The Blair community was shocked to hear of the accident that befell one of its aged residents when Mrs. Amundson was scalded with boiling water while washing clothes on Monday morning. Due to her age and heart condition, she could not survive the shock and passed away the following day at the age of 80 years and 9 months. Martha Olson the daughter of Lasse and Sigrid Olson was born in Bergen, Norway, August 22, 1853. At the age of three years, she came with her parents to America. TheY settled in Trempealeau County and were among the early settlers. This county had been Mrs. Amundson’s home until her death a period of 77 years. She was united in marriage to Christ Amundson the third of August, 1873, a union that endured almost 51 years. The year of their marriage they took up a homestead near Independence which they proved up and received the title for from the U.S. government. They resided on the farm until 1888 when they moved in to the village of Independence where they made their home until 1904. The past 30 years they have lived continuously in this village. Two children preceded her in death, Anna, Mrs. A. Wulff and Josephine. Those who survive to mourn the loss of a beloved mother are Minnie, Mrs. Ed Ross, Eau Claire; Julia, Mrs. Robert McDonah, Eau Claire; AlbeRt, Webster, Wisconsin; Sadie, Mrs. Robert Stoller, Grand Forks; Clarence, Mandan, N.D.; Linda, Mrs. H.B. Lunstad, Whitehall; Mabel, Mrs. K. Hazelberg, Merrill. There are 27 grandchildren and 16 great-grandchildren. Two brothers and a sister also survive - Cornel Olson and Ole Jordahl of Blair and Mrs. Bertha Kittleson, Everett, Wash. The sympathy of the community is extended to those who mourn and especially to the bereaved husband whose declining years will be so saddened by the absence of his life-long companion. Mrs. Amundson was faithful in her meditations upon the Word of God, earnest in her prayers and confident that her Saviour would be with her when she walked through the Valley of the Shadow of Death. Funeral services were held at the homestead and at the Zion Lutheran church by the pastor Rev. T.E. Sweger on Saturday afternoon, May 26th. Mrs. Angus Sather sang “Hve ved Hvor Naer Mig Er Min Ende” and “Jesus Lover of My Soul.” Pall bearers were all grandsons of the deceased: Jacob Wulff, Lloyd Lee, Clayton Wulff, James Canar, Oliver Wulff and Neil Canar. Flower bearers were Mrs. Ludwig Hjerleid and Mrs. Levi Brown. Interment was made in the Zion cemetery. THE BLAIR PRESS - MAY 31, 1934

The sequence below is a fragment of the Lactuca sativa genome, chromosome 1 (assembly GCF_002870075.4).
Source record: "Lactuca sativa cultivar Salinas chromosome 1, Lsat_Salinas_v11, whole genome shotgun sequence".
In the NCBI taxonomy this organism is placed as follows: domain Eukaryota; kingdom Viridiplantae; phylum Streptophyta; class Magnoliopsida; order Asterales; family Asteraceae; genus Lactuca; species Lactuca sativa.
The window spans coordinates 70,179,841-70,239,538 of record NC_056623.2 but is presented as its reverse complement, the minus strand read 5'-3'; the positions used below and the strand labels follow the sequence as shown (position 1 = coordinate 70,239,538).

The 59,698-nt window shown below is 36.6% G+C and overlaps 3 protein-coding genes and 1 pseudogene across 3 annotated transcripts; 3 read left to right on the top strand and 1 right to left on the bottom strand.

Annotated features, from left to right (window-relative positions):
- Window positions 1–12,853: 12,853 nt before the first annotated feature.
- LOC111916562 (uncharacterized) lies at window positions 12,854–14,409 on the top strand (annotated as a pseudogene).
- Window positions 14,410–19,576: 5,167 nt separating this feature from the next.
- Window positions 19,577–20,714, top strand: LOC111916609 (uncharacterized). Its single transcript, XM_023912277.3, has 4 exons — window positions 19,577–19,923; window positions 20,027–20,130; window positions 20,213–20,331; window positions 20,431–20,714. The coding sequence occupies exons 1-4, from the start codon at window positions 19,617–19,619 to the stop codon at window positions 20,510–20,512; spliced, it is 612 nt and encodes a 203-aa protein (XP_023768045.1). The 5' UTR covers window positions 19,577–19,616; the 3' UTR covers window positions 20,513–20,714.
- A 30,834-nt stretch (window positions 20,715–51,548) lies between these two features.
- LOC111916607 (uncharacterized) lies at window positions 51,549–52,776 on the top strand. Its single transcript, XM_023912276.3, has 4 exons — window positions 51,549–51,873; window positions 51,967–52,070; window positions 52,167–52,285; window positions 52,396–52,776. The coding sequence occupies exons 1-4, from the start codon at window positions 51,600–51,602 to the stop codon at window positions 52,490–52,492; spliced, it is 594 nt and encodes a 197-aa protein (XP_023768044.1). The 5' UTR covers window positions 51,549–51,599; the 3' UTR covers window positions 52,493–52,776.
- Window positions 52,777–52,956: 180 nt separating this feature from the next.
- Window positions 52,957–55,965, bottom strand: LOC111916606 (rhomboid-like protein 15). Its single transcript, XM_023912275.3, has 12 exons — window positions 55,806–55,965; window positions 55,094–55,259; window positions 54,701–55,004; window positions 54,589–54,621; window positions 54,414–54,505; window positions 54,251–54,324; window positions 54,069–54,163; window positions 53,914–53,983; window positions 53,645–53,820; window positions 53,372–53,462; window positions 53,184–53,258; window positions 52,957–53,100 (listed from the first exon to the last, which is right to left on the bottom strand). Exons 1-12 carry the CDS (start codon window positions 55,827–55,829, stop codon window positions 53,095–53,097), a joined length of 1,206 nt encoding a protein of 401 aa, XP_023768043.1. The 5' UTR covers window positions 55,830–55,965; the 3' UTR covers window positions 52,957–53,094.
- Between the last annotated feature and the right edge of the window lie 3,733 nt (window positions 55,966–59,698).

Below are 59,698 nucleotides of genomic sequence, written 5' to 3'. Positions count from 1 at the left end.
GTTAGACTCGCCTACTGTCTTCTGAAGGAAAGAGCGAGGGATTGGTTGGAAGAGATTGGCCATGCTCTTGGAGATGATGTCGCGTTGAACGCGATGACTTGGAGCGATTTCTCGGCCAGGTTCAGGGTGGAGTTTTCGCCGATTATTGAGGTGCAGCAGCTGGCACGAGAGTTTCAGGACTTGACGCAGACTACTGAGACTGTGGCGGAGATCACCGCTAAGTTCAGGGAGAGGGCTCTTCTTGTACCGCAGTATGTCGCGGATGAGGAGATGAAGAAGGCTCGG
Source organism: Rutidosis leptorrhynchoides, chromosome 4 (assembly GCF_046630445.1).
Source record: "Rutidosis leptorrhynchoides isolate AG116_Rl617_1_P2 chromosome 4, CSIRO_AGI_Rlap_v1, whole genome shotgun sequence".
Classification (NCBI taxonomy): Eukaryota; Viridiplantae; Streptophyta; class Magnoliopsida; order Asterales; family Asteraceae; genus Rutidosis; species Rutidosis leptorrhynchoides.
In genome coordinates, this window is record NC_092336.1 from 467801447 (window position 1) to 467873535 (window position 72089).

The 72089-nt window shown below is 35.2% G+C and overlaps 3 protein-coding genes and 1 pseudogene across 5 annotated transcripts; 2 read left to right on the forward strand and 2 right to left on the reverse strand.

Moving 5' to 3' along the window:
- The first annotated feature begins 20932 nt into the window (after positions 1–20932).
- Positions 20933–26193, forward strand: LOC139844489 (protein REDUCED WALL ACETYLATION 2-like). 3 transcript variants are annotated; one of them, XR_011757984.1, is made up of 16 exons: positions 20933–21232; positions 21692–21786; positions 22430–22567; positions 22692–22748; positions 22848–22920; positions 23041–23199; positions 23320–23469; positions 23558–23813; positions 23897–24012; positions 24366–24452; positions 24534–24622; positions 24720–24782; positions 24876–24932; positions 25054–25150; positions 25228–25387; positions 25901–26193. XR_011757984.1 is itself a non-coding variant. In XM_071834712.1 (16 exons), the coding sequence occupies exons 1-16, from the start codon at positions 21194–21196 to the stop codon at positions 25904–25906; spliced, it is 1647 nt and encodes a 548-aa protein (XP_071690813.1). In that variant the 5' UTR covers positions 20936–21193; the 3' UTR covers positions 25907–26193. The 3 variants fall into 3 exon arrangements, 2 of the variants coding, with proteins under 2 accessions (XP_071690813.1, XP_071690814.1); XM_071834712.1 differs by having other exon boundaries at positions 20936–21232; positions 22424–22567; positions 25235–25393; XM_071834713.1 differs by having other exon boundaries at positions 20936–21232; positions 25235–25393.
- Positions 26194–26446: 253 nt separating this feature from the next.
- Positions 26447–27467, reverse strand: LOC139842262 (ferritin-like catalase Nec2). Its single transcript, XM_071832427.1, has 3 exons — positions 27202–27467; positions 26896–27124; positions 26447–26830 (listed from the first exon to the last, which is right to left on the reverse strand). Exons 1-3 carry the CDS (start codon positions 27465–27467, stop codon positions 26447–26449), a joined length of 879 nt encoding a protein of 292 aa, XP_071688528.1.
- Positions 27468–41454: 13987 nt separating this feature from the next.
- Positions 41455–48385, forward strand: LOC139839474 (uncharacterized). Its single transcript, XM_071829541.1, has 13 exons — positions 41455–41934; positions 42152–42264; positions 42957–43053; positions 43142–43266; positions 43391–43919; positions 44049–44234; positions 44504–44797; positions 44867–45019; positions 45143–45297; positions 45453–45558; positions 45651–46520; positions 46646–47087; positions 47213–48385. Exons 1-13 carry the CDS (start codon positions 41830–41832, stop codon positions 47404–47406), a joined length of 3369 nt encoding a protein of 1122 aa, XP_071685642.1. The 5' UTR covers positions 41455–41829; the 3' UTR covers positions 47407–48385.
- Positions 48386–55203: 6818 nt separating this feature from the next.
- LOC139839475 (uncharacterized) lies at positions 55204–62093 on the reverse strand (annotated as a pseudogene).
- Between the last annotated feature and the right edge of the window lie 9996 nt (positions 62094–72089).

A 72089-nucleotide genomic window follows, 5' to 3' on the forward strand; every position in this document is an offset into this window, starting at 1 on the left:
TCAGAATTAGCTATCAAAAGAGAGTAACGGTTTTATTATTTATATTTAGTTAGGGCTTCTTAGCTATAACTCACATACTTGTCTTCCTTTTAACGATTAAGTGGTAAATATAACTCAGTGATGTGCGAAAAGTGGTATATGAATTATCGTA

Christian Jevne Amundson, 94, died Wednesday at the county hospital at Whitehall. He was born in Norway March 12, 1854. He is survived by five daughters, Mrs. Otilie Sime and Mrs. Roy Stensven, both of Ettrick; Mrs. John Forseth, Mrs. Hans Fall and Clara Jevne, all of South Beaver Creek; a son, Andrew Jevne, South Beaver Creek, and a number of grandchildren and great-grandchildren. Funeral services were held Saturday at the Runnestrand funeral chapel in Ettrick and at Hardies Creek Lutheran church with the Rev. S.E. Yevang of Galesville officiating. Burial was in the Hardies Creek cemetery. THE BLAIR PRESS, FEBRUARY 10, 1949

The Blair community was shocked to hear of the sudden death of one of it aged residents when Elliot Amundson slept away Sunday morning at the A.C. Olson home where he had lived the past year. Mr. Amundson had been around town Saturday as usual but retired early that evening, having made mention of the fact that he wasn’t feeling the best and sometime Sunday morning, he died at the age of 81 years and four months. Elliot Amundson was born in Solor, Norway June 30, 1853 and came to America in 1872 at the age of 19 years and settled in Trump Coulee where he remained for a number of years, later moving here. October 18, 1878, he was united in marriage to Sena Benedict, who preceded him in death July 22, 1910. To this union five children were born, three boys and two girls. They are Francis of Osakis, Minn., Lawrence of Milwaukee; Emmet of Galesville; Alma of St. Paul and Mrs. Tillie Bardt of Aberdeen, South Dakota. All the children were present at the funeral except Alma who was unable to attend on account of illness. Funeral services were held here at the A.C. Olson home and at the Trempealeau Valley church Wednesday of last week, Rev. Hofstad of Taylor officiating. Interment was made in the Trempealeau Valley cemetery. THE BLAIR PRESS - NOVEMBER 1, 1934